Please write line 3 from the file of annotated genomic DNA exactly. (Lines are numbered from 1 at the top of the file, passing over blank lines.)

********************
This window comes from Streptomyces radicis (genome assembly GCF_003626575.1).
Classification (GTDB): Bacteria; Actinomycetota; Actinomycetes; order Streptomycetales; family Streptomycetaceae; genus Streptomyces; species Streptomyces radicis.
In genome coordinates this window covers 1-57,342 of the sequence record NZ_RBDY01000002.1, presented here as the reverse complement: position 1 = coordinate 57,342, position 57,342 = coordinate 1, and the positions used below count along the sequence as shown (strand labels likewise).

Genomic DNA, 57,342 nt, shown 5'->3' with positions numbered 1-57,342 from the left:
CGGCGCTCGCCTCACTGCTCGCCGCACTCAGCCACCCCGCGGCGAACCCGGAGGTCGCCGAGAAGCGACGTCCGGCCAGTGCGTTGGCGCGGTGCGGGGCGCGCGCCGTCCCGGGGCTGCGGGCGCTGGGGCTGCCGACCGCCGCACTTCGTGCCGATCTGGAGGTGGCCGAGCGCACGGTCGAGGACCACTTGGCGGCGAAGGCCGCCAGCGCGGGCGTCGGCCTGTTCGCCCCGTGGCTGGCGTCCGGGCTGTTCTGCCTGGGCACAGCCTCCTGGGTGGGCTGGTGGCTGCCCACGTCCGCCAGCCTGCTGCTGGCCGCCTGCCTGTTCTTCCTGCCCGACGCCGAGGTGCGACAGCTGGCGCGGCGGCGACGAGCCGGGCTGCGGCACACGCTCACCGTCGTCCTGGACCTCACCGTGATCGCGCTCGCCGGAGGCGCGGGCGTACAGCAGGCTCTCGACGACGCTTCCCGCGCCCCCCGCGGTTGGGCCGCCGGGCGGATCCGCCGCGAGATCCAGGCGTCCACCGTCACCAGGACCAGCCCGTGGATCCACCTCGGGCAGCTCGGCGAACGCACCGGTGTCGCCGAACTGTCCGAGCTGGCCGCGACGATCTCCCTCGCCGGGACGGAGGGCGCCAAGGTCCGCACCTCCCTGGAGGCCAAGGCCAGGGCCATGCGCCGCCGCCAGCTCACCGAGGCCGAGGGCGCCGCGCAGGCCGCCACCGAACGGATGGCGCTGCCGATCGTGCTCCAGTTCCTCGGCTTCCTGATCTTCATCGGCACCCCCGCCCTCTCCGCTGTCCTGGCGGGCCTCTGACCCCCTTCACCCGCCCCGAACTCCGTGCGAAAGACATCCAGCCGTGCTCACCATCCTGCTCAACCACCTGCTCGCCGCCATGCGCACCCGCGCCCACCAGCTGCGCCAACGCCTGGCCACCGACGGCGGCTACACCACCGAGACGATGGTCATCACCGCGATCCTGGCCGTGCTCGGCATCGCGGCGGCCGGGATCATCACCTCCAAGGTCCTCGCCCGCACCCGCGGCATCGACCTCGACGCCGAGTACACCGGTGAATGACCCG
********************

In genome coordinates this window covers 1-57,342 of the sequence record NZ_RBDY01000002.1, presented here as the reverse complement: position 1 = coordinate 57,342, position 57,342 = coordinate 1, and the positions used below count along the sequence as shown (strand labels likewise).